I’m trying to better understand unsupervised random forests. An important part of understanding unsupervised random forests is being able to assess how good / appropriate a given forest is. For instance Breiman's page on unsupervised forests says:
If the oob misclassification rate in the two-class problem is, say, 40% or more, it implies that the x -variables look too much like independent variables to random forests. The dependencies do not have a large role and not much discrimination is taking place. If the misclassification rate is lower, then the dependencies are playing an important role.
However, the R implementation does not return a misclassification rate in such an unsupervised forest. It does however return a ‘votes’ component which, in the supervised case, can be readily translated into a confusion matrix and a misclassification rate. The thought is that examining this votes component should help understand the misclassification in the unsupervised forest. However, I’m confused as to what these votes actually represent.
My understanding is that, in the unsupervised case, classification is being done between the actual data and a randomised dataset something like this:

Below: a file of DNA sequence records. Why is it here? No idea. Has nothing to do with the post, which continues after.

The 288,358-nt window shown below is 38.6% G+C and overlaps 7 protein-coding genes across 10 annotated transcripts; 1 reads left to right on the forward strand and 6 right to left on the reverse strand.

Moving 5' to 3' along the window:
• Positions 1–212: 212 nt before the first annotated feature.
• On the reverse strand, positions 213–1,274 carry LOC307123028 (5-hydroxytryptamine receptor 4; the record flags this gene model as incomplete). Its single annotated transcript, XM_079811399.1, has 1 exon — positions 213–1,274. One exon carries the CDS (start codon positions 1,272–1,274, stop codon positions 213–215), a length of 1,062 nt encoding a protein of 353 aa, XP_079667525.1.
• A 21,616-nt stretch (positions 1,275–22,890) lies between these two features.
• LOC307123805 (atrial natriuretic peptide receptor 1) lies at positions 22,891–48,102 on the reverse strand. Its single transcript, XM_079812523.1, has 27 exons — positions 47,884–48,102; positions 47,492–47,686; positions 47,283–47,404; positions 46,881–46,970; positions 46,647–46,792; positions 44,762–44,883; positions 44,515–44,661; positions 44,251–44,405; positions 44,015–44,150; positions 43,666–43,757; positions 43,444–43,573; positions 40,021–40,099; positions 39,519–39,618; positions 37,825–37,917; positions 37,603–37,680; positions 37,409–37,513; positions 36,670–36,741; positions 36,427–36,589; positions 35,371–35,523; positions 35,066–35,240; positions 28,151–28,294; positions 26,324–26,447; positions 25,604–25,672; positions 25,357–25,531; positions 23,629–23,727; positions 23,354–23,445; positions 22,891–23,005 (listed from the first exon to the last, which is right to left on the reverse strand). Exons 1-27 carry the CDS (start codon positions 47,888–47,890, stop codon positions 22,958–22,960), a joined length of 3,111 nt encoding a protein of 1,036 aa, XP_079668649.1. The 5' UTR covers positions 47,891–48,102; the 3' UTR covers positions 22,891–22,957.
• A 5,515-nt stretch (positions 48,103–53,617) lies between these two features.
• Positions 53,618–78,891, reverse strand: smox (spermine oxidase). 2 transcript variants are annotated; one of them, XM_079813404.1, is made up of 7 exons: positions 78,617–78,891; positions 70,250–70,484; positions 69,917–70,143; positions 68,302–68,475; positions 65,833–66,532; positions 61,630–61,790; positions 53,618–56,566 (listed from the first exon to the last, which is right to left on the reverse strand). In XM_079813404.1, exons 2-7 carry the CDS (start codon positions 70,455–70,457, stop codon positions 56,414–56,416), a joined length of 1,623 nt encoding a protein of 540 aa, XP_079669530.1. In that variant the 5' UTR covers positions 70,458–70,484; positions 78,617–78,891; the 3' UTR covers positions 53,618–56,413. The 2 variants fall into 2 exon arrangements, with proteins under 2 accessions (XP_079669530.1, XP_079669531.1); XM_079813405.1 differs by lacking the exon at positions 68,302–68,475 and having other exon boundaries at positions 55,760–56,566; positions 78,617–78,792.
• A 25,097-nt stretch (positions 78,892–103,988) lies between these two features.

set.seed(23) require(dplyr) require(randomForest) n <- nrow(iris) irisBS <- mutate_each(iris,funs(sample(.,replace=TRUE))) y <- factor(c(rep(1, n), rep(2, n))) rfPU <- randomForest(x=rbind(iris,irisBS), y=y)
As expected, this returns a votes component with twice the number of rows of the original data (iris):
n #  150 nrow(rfPU$votes) #  300
However, the actual unsupervised forest returns a votes component with the same number of rows as the original data:
set.seed(23) rfU <- randomForest(x=iris) nrow(rfPU$votes) #  150
The question is then what these represent. The total votes for class two in the actual unsupervised forest are somewhere between those in my pseudo-unsupervised version above when either the correct or incorrect classification is considered:
sum(rfU$votes[,2]) #  87.12367 sum(rfPU$votes[1:n,2]) #  24.34562 sum(rfPU$votes[(n+1):(2*n),2]) #  119.3299
That is, the value from the unsupervised forest is somewhat above the midpoint of the two other values, but it’s not obvious to me what’s going on. Doing all this many times suggests this is representative.